“We can be absolutely certain that neither we nor our children or grandchildren will ever again see the catafalque of a British Empress. Others will wear the fabulous Consort’s crown, but none will also be head of state to one-fifth of all humanity.
Any child of seven or over can reasonably be expected to recall into old age the powerful image that is on view at Westminster Hall. A friend of mine who was 10 when his parents took him to see Churchill’s Lying-in-State can recall it vividly. My four-year-old son talks chirpily of the soldiers who were present when he met the Queen Mother, and of their brief conversation. He will never forget this occasion either.”
The amount of royalist publicity in the British media indeed makes it hard to avoid being sucked into such events. But monarchy tends to get credited with its successes and not blamed for its failures. It is easy to overlook the amount of circumstances in which people identify with monarchy and its rituals to differing degrees, and thus the extent to which it divides people rather than bringing them together. Aged about nine, I went on a two-legged school trip that involved visits to the nearest royal residence to my town of birth, Sandringham House, and to Hunstanton, a seaside resort. In sponsoring the trip, the school, like much of the heritage industry in this country, had clearly felt it fit to endorse royalism. Three years ago, my door-to-door delivery work took me to a town near the village of Sandringham. An arduous day involved working outside in heavy rain and bus journeys on a route which took me past Sandringham House. Peering under lush trees at the relevant stop, I recognized absolutely nothing. While I can recall being on the beach at Hunstanton, even a recent review of a tourist guide brought back nothing from the trip to Sandringham House. It made absolutely no impression on me whatsoever.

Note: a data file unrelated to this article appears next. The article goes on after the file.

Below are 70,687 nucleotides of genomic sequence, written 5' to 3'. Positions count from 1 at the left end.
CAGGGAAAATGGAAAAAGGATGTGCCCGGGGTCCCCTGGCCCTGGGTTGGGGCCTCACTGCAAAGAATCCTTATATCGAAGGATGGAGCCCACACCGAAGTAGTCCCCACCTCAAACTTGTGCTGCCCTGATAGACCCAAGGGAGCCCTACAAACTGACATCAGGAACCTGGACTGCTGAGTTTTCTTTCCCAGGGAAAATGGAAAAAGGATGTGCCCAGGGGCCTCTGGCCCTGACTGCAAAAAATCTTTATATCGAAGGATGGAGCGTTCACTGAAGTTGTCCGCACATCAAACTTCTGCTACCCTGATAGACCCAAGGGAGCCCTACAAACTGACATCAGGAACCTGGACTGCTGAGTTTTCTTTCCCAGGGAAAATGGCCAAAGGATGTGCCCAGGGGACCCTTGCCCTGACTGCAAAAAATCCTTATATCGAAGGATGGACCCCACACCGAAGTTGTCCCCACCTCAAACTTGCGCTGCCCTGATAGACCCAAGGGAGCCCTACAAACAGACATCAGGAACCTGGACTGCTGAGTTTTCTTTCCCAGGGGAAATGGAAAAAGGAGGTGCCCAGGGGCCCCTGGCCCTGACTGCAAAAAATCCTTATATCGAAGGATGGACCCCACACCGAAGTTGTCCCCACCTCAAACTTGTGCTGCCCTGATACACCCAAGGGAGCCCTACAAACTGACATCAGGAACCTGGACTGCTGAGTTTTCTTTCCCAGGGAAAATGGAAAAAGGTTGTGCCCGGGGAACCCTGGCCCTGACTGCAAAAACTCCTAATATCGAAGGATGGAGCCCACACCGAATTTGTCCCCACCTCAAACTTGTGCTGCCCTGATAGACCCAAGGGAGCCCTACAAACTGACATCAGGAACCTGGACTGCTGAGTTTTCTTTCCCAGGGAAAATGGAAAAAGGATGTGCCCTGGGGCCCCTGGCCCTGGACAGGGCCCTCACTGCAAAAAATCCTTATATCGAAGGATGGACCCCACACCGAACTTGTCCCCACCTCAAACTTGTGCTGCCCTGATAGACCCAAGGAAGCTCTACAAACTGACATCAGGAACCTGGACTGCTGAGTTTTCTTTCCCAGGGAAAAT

Sandringham House, 2003 photo: Alexander P. Kapp
Publicists argue that in Britain there is a necessary “identification of conservatism with patriotism” because “the high point of the United Kingdom” strengthened the throne and the class system: “the link between radical or liberal views and anti-nationalist, anti-military sentiment has always been strong.” Roberts asserts that youthful contact with the great and the good and its memorialization “ … is important for our sense of who we are and where we have come from. It roots us, consoles us and places us in the great historical continuum that helps us to understand our past.” Yet while people may thus be brow-beaten into silence about equivalent moments for fear of seeming unpatriotic, my youthful contact with the monarchy tells me absolutely nothing about who I am, and I share no place with the wealthy ruling dynasty in any “great historical continuum” whatsoever. This merely means that I cannot identify with a “high point” defined by acquisitions of territory and wealth at the expense of others, including domestic others, through some dubious means; there are other ways of identifying with a community, and other experiences by which one may find out who one really is.